Horses can't describe brewing musculoskeletal discomfort the way human athletes can, so trainers and veterinarians don't know which horses to put on the proverbial bench to prevent career- or even life-ending injuries. But an equine research team has been using MRI to detect bone changes that could indicate a horse is at risk for catastrophic fetl...

Diet's Effect on Broodmare Lactation Described (AAEP 2012)

Your foal has finally arrived, and he and mom appear healthy and happy. But don't let your guard down just yet: The mare's continued health dictates her milk production and whether the foal will not only grow but also thrive during his first few months. Supporting her overall and nutritional health becomes especially crucial.

Five Factors that Impact Gestation, Foaling (AAEP 2012)

Breeders spend a substantial amount of time contemplating the logistics of breeding, such as choosing the stallion and where and who will be performing the reproductive work. But once a mare is in foal, a number of things can derail the pregnancy if veterinarians and horse owners don't keep a close eye the mare's progress. Sometimes, simply knowin...

Stem Cell Preparation and Delivery (AAEP 2012)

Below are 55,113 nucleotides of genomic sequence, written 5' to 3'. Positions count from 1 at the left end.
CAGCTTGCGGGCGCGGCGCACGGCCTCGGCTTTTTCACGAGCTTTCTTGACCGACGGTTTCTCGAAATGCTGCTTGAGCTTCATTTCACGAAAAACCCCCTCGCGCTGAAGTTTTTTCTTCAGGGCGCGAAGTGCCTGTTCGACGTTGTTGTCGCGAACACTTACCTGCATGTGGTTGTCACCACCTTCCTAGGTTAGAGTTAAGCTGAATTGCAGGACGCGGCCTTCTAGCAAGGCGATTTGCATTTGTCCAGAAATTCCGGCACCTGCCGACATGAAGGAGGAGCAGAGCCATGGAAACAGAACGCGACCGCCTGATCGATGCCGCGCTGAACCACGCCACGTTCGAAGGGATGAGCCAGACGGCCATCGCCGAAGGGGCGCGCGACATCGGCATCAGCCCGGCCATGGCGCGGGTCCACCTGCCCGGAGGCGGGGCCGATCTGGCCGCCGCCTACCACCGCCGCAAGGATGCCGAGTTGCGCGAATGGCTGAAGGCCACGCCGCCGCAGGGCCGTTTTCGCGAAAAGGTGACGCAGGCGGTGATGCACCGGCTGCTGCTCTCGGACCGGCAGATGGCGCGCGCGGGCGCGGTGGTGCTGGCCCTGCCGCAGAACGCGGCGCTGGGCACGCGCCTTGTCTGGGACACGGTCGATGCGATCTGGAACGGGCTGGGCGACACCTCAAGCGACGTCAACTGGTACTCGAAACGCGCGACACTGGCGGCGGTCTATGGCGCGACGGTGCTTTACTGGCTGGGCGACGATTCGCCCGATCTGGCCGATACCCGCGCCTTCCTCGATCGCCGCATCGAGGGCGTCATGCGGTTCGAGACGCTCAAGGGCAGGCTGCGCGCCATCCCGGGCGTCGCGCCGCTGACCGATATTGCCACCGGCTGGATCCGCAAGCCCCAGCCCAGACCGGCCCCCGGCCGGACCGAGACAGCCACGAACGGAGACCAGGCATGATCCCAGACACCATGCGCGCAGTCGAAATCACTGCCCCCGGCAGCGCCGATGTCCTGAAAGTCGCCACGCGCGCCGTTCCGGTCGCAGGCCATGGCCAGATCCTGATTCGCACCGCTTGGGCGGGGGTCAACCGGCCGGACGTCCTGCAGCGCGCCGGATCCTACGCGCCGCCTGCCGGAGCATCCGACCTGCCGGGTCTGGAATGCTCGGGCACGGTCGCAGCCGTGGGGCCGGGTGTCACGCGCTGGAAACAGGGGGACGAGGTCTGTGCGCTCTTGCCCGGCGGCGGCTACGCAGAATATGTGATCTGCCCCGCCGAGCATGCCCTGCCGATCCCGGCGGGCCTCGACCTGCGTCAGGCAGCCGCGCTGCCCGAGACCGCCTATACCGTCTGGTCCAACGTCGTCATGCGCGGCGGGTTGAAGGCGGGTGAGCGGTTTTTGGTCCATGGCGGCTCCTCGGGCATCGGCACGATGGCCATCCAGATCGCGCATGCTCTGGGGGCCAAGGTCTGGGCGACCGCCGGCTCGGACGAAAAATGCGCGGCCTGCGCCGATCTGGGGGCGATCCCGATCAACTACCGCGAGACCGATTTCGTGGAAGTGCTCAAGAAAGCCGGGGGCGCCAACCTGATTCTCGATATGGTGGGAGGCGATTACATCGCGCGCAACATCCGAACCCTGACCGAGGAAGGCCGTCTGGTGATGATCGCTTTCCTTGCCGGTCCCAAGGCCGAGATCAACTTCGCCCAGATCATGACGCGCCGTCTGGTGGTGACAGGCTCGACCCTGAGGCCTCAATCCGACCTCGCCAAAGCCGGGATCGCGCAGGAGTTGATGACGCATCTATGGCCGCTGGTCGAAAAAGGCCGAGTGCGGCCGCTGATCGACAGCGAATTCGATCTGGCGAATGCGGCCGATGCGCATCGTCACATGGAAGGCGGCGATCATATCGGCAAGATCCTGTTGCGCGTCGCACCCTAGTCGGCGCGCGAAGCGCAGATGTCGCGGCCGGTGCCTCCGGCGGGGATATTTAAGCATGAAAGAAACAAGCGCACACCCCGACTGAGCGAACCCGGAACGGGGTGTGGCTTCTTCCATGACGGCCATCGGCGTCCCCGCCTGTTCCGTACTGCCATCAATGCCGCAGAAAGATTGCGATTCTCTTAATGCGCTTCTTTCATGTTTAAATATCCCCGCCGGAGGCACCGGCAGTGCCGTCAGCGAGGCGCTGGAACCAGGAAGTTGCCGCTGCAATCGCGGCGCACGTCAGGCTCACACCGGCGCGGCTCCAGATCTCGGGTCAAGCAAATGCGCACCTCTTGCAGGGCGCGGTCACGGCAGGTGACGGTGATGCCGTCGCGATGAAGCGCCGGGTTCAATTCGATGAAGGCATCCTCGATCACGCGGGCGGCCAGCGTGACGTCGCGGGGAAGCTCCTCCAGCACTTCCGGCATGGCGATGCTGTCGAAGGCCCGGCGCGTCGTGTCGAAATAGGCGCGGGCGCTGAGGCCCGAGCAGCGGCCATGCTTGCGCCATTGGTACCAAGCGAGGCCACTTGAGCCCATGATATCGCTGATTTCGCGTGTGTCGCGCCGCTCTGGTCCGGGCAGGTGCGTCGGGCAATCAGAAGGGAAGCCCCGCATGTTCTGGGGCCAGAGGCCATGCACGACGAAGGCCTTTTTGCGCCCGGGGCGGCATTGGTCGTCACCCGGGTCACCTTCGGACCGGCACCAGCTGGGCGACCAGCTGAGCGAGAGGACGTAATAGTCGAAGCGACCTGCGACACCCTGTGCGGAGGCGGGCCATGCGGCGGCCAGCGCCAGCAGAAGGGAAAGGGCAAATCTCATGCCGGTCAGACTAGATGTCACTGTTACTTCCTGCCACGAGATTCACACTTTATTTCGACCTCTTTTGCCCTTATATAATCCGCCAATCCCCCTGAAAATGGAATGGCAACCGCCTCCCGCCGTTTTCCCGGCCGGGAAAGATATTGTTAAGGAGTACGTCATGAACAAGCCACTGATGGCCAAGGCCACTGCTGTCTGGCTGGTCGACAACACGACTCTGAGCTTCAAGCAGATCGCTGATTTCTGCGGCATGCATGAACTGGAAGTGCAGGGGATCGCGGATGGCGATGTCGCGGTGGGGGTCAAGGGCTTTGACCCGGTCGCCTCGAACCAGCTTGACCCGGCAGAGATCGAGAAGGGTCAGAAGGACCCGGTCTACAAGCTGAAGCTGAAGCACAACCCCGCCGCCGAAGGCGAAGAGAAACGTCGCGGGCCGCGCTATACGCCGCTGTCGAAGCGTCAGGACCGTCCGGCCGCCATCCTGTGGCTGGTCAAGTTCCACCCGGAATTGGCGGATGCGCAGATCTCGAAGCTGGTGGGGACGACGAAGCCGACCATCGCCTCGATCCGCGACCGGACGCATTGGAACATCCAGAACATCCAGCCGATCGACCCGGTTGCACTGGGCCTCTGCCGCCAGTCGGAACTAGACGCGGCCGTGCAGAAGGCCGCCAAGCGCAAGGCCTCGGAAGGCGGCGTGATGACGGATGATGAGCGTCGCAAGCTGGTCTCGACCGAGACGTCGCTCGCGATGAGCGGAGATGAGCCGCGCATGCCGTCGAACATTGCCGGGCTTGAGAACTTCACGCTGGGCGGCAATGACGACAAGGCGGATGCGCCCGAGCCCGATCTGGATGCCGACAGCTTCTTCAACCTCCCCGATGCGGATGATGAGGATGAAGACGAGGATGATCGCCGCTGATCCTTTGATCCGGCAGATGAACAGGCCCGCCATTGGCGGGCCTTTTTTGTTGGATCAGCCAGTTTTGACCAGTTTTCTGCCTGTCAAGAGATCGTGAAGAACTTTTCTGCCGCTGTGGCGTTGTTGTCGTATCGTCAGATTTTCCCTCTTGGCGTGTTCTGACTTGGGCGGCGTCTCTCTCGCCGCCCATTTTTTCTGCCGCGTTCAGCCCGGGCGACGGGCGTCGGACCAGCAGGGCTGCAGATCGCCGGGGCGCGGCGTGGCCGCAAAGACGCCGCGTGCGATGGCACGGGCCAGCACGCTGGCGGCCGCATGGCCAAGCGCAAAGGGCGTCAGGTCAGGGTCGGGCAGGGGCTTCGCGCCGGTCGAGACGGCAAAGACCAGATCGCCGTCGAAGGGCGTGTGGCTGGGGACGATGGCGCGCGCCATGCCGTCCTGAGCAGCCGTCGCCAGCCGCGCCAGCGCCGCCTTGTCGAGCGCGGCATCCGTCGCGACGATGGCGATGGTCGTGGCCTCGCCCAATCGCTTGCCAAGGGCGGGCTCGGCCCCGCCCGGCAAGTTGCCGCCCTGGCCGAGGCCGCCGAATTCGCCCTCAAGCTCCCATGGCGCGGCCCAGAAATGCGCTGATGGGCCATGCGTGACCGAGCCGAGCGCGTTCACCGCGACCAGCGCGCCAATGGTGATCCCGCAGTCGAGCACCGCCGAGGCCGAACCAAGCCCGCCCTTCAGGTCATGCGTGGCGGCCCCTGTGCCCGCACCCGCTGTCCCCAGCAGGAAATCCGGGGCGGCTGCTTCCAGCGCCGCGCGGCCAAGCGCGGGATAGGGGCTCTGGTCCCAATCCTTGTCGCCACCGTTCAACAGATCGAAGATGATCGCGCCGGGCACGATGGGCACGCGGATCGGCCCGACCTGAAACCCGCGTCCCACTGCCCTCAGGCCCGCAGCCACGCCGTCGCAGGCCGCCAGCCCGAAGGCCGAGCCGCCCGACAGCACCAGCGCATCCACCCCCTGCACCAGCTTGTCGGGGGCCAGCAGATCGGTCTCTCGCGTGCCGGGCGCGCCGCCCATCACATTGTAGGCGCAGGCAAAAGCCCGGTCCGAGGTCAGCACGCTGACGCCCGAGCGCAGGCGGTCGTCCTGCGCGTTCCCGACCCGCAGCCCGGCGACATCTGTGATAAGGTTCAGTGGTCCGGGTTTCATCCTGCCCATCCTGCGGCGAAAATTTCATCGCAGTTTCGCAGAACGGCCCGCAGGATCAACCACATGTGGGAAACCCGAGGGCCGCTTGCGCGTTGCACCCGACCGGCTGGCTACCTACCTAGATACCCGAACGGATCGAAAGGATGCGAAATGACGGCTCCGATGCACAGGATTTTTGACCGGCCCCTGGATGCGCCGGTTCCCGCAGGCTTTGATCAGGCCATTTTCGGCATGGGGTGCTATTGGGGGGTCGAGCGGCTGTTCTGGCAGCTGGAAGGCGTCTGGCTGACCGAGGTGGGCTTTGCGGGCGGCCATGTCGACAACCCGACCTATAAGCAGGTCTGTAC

Having stem cells at our disposal for treating tendon and ligament injuries in horses but not knowing exactly how to administer them is like having a million dollars you can't spend. One researcher from Colorado State University (CSU) described stem cell preparation and delivery at the 2012 American Association of Equine Practitioners' Convention,...

Rachel Alexandra Surgery Update

Rachel Alexandra Surgery Update

Rachel Alexandra surgery update with surgeon Dr. Brett Woodie, Dr. Bonnie Barr, and Barbara Banke answering questions from the media regarding Rachel Alexandra at Rood and Riddle Equine Hospital. watch video

Optimizing Piroplasmosis Treatment Protocols (AAEP 2012)

The tick-borne protozoal disease equine piroplasmosis (EP) impacts horses worldwide, causing hemolytic anemia (the body's immune system attacks and kills its own red blood cells) and even death. Veterinarians' drug of choice for eliminating the causative parasites, Theileria equi and Babesia caballi, is imidocarb dipropionate, which is effective b...

Using Intra-Articular Corticosteroids (AAEP 2012)

Corticosteroids can be an equine joint's best friend or its worst enemy, depending on the veterinarian's approach: Has he or she made a clear diagnosis of osteoarthritis? How many times has the horse's joint been injected already, and is the horse a high-performance athlete? Which joint is the practitioner targeting, and what's going on wi...

Decoding Small Intestine Problems with Ultrasound (AAEP 2012)

The sooner a veterinarian is able to determine whether a colicking horse requires surgery, the better the horse's chances of survival. Colic originating in the small intestine can be particularly tricky since it is not always easily felt on rectal palpation. Ultrasound examination, commonly used in general equine practices for diagnosing pregnancies a...